Quilt Photography Tips


I don't profess to be a professional photographer by any means, but I have taken many photographs of quilts either for my personal portfolio or for my only Etsy shop. You may choose to hire a professional photographer who has all the special equipment to take an award-winning photograph, but quite frankly, I would rather spend the money on fabric!

If you decide to take your own quilt photos, here are some tips to improve the quality of your photographs:

Blue Log Cabin Quilt by Dayna EvertBe aware of your background - I like to capture nature and use the natural light of the sun when photographing quilts. I didn't realize it when I took the photo, but you can see the bottom of the window as well as the deck in this picture. If I had taken this at a different angle, neither would not have shown. Using a fabric backdrop or even your display wall would work well.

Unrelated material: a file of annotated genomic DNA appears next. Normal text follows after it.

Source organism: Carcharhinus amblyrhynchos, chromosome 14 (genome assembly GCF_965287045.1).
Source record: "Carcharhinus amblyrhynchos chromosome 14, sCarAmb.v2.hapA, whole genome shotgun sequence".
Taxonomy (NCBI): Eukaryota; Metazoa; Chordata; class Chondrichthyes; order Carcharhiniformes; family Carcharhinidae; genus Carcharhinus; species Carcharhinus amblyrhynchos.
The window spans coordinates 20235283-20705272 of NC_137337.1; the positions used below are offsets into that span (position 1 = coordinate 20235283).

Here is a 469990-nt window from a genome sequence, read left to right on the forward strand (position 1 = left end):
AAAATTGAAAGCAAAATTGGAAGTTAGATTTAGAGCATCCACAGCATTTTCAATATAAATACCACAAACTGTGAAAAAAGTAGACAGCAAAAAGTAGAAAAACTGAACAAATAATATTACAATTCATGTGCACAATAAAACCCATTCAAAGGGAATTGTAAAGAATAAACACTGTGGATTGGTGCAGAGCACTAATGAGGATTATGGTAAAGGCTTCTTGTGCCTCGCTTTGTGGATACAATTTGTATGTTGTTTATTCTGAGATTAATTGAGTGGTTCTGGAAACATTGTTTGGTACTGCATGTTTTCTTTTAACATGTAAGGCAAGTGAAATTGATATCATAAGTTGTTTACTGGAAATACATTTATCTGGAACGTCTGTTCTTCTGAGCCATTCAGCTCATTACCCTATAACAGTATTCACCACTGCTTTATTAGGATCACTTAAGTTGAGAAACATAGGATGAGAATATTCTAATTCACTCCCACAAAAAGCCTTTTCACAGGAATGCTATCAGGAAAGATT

Yellow Star Scrap Quilt by Dayna EvertCloseup shots - Sometimes a closeup shot is required. Make sure the photograph is in focus. Most cameras include a close-up mode, but you may need to get your user manual out to figure out how to use this feature. If your photographs are blurry, try using a tripod or setting your camera on a steady surface.

True colors - Quite often your colors are washed out in photographs, primarily due to the lighting you use. Using natural light "only" will improve this. Don't mix natural light with artificial light. If you are unable to use natural light, try using daylight bulbs. If you are taking photographs outside, avoid taking them at noon or on a sunny day as this provides too much light. Cloudy days diffuse the light and are a better choice.

Scrap Art Quilt by Dayna EvertDistortion - Position yourself directly in front of the center of the quilt. This will avoid the shape distortion that often comes from shooting at an angle...unless that is the effect you want. I chose to photograph this art quilt at an angle to capture the essence of the design.

-Dayna Evert

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07 Dec 2016


By Dayna Evert
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